This new type of motor technology is more efficient in and of itself. With the introduction of inverters, variable-speed motor control can be enabled, further improving efficiency and helping meet Energy Star requirements. Taking an HVAC system as an example, historical systems had a single-speed fan, so regardless of the cooling or heating load required, it would always run at the same speed. By introducing variable-speed motor capabilities, the motor can run at 50% of its actual power rating, providing a 90% reduction in energy usage. A motor running at 85% of its actual power rating provides a 50% reduction in energy usage.
There’s another benefit of inverterization: Because of its ability to run the motor at variable speeds to meet just the heating/cooling load demand, the appliance will actually last longer. The reason behind this is that when the appliance has only one speed, it runs hotter and harder. This is typical of an inverterized refrigerator that will run at 20% of its rated power for its lifetime minus the initial two-hour cooldown cycle when you first plug in a new refrigerator. This helps improve the longevity of the compressor and refrigerator, as well as offer significant energy savings though light load efficiency gains.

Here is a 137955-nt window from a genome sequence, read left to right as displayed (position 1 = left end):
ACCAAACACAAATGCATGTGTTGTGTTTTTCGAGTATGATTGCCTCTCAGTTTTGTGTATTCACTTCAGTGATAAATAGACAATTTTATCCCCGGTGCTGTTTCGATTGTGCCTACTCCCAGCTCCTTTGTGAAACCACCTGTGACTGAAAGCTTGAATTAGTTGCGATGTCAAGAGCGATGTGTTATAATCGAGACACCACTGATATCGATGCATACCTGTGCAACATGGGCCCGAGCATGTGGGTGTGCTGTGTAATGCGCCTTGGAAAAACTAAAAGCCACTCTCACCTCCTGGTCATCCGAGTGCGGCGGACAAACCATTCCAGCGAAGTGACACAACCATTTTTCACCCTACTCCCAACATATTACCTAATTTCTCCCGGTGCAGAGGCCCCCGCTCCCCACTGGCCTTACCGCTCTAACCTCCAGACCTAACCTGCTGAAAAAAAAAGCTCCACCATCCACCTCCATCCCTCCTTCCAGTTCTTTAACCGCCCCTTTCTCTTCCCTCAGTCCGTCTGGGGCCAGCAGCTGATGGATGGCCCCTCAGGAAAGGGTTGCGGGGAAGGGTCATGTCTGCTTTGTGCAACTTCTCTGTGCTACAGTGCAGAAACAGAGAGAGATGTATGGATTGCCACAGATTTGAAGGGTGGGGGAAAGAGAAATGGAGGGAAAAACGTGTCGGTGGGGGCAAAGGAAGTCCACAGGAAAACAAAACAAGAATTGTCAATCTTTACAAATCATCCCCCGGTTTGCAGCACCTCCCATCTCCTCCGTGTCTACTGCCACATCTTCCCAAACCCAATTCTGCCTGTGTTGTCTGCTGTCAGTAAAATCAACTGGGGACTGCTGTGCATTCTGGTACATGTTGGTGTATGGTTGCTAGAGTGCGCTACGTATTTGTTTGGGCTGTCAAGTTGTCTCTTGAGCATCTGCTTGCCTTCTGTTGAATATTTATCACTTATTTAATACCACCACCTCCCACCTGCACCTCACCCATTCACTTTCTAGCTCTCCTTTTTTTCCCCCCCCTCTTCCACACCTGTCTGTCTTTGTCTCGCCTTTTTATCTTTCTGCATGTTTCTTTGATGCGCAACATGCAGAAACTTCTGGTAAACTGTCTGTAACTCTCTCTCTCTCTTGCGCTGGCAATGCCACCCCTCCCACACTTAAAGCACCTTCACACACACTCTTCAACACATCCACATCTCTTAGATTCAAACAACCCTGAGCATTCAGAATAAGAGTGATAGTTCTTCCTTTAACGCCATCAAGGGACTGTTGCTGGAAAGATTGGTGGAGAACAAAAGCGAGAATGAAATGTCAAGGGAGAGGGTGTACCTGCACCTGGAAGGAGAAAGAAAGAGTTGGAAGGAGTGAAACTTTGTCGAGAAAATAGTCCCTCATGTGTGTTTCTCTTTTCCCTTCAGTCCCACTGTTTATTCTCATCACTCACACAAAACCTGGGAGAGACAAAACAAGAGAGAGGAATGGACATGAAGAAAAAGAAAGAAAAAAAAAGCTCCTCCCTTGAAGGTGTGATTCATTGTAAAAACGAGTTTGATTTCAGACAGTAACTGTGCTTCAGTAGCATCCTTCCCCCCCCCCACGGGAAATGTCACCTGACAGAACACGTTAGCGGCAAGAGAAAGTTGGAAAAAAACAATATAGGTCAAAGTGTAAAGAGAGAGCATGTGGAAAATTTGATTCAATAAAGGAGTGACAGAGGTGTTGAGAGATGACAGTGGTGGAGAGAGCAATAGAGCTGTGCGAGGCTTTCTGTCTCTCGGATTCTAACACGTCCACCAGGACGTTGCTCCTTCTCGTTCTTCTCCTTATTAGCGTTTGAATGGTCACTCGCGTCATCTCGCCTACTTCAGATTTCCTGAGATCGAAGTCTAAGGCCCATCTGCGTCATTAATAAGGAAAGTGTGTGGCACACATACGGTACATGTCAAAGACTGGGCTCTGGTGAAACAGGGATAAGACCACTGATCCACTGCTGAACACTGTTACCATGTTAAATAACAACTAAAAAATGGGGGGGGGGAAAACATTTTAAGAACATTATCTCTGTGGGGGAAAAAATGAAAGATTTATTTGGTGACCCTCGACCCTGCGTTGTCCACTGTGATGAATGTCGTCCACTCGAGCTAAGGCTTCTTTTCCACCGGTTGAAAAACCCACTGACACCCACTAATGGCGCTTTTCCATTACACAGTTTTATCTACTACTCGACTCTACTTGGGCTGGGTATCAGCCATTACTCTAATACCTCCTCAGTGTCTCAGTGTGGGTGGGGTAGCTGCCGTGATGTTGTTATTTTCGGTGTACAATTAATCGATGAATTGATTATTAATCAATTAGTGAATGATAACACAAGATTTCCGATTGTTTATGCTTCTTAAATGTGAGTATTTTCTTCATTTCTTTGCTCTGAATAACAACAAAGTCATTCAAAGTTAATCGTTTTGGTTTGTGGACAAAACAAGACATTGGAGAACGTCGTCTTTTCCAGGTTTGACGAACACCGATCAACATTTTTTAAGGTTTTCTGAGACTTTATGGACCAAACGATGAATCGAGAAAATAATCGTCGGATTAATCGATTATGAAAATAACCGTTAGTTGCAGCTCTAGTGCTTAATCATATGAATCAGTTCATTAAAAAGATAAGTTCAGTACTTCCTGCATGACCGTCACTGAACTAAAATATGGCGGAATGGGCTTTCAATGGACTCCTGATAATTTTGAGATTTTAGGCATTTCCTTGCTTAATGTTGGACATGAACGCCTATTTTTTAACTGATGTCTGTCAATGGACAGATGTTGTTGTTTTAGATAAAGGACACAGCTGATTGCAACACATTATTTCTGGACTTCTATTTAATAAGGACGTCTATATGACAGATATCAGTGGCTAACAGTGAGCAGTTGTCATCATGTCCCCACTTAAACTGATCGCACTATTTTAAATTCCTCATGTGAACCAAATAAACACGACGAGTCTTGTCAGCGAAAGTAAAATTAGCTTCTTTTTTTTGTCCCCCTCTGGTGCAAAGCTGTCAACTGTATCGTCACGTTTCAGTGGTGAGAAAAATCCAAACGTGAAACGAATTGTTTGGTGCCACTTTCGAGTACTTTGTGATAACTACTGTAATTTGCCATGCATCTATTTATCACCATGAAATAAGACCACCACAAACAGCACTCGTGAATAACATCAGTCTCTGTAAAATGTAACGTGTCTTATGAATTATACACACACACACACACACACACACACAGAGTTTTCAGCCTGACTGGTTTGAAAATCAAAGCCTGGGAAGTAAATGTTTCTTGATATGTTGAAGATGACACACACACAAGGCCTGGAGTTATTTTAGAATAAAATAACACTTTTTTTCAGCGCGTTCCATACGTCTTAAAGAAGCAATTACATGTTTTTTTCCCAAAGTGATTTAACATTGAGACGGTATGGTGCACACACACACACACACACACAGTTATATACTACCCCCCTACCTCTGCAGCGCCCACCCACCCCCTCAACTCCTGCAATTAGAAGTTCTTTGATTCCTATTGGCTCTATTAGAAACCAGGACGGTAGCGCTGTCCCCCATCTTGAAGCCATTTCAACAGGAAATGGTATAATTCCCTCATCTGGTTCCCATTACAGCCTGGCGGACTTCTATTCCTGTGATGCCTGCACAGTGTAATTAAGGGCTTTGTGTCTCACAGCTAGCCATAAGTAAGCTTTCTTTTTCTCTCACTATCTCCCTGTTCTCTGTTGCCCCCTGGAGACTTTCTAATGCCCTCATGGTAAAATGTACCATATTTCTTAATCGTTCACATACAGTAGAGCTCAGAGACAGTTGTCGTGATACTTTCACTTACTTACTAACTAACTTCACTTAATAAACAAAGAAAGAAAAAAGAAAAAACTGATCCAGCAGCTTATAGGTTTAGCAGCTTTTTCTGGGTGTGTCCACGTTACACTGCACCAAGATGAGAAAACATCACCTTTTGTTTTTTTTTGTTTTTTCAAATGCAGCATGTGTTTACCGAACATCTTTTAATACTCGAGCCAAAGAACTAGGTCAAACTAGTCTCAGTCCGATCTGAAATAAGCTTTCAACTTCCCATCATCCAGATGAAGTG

This shift to inverterization is challenging for manufacturers, as many do not have in-house power electronics teams. Their expertise lies in knowing how to make electromechanical systems. Up until a couple of years ago, appliances didn’t have inverter drives and permanent magnet or brushless DC motors. In fact, there was basically no semiconductor content outside of the user interface. With the introduction of inverterized motor control, the content of current appliances has shifted drastically. A typical inverter consists of six switches, three half-bridge drivers or a three-phase inverter driver, a motor control IC, current sensors/shunts, and an auxiliary power supply.